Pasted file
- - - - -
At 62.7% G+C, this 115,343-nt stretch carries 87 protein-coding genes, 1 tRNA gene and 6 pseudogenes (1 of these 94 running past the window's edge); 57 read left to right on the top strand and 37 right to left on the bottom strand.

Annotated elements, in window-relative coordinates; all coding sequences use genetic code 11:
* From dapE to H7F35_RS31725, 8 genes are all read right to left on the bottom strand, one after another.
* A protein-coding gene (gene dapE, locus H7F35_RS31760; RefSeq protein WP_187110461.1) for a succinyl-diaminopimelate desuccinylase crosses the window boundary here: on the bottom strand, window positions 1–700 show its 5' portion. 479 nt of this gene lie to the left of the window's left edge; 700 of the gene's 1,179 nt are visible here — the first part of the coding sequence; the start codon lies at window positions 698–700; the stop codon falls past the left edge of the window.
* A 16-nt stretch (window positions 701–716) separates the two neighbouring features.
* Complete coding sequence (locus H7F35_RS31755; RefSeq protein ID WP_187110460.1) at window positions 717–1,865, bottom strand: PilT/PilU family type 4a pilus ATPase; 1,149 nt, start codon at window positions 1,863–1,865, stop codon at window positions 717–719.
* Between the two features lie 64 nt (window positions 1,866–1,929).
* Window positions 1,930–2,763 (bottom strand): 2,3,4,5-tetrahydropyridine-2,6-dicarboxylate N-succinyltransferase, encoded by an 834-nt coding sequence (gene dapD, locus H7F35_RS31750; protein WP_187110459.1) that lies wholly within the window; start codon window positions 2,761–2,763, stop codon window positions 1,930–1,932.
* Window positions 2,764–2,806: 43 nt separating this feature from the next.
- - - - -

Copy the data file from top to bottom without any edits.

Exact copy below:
At 62.7% G+C, this 115,343-nt stretch carries 87 protein-coding genes, 1 tRNA gene and 6 pseudogenes (1 of these 94 running past the window's edge); 57 read left to right on the top strand and 37 right to left on the bottom strand.

Annotated elements, in window-relative coordinates; all coding sequences use genetic code 11:
* From dapE to H7F35_RS31725, 8 genes are all read right to left on the bottom strand, one after another.
* A protein-coding gene (gene dapE, locus H7F35_RS31760; RefSeq protein WP_187110461.1) for a succinyl-diaminopimelate desuccinylase crosses the window boundary here: on the bottom strand, window positions 1–700 show its 5' portion. 479 nt of this gene lie to the left of the window's left edge; 700 of the gene's 1,179 nt are visible here — the first part of the coding sequence; the start codon lies at window positions 698–700; the stop codon falls past the left edge of the window.
* A 16-nt stretch (window positions 701–716) separates the two neighbouring features.
* Complete coding sequence (locus H7F35_RS31755; RefSeq protein ID WP_187110460.1) at window positions 717–1,865, bottom strand: PilT/PilU family type 4a pilus ATPase; 1,149 nt, start codon at window positions 1,863–1,865, stop codon at window positions 717–719.
* Between the two features lie 64 nt (window positions 1,866–1,929).
* Window positions 1,930–2,763 (bottom strand): 2,3,4,5-tetrahydropyridine-2,6-dicarboxylate N-succinyltransferase, encoded by an 834-nt coding sequence (gene dapD, locus H7F35_RS31750; protein WP_187110459.1) that lies wholly within the window; start codon window positions 2,761–2,763, stop codon window positions 1,930–1,932.
* Window positions 2,764–2,806: 43 nt separating this feature from the next.